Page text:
My name is Ramin Roshandel and I’m a 2nd-year PhD student in Music Composition. My summer project for the Studio comprised of two parts: first is the analytical part and the second is the compositional piece.
For the first stage of the first part, I’m analyzing the difference between microtonal Iranian intervals and western classical ones in terms of frequency. Except for the major and minor second, there are two other types of seconds in Iranian music which are different compared to western classical music; We will name them J and H. At this point, we have isolated 2-3 short recorded examples of these intervals from pre-recorded sound files so that we can find out what the exact frequency of those pitches is. These recordings will either be chosen from the well-known Iranian music maestros’ recordings or by playing them by myself on the setar (one of the Iranian classical instruments). In this research, analyzing the frequencies has been done by using two software: Audacity and Max/MSP. Also, for analyzing our sound files, I have used another software called Sonic Visualizer.
For instance, except for two types of intervals which are in common with western music (whole-step or whole-tone, and half-step or semi-tone), there are two other types of the interval “second” in Iranian classical music.
One is called “Mojannab” and it is almost ¾ of a step and the other is called “Taninee” which is 1¼ of a step.
w= Major 2nd or whole-step
hs= Minor 2nd or half-step
j≈ ¾ step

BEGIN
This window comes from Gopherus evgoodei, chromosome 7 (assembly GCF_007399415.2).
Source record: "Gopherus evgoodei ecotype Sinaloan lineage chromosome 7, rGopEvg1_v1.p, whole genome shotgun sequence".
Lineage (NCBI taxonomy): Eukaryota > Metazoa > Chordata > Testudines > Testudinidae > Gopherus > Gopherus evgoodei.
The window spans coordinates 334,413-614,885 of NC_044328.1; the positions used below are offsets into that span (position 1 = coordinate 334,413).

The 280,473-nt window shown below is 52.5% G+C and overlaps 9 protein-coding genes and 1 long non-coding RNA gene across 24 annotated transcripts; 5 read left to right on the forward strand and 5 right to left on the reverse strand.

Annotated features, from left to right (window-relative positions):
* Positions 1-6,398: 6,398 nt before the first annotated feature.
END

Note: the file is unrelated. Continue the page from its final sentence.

Next, we played each of the tetrachords on the setar and recorded them. This way, we are able to get the plot spectrum for each frequency.
For example, after importing the recorded sound file into Audacity and getting the plot spectrum of it, we found out that the first strong peak is 297 Hz (shown above in the picture).
In the next level, we used another tool which is essentially a Max patch that converts the frequency to pitch for us. In other words, if we give the frequency as the input, this Max patch will give us the closest pitch (on the piano as a MIDI note) plus the number of cents it is far from the mentioned pitch. In this case, 297 Hz is a D4 which is 20 cents higher than D4 on the piano. As another example, if we take 321 Hz now, the result will be a sharpened D#4 (+54 cents).
Also, this patch has another ability that it can get two frequencies and calculate the interval between those two frequencies in semitones. As in this example, the interval between the first (321 Hz) and the second (351 Hz) pitches is about 1.54 meaning that it is 0.54 bigger than a semitone and it is interesting that this the exact amount of cents that we got in the previous paragraph.
These are the processes I have been going through in order to get the technical information for writing these intervals for the western classical instruments in the second part of the project.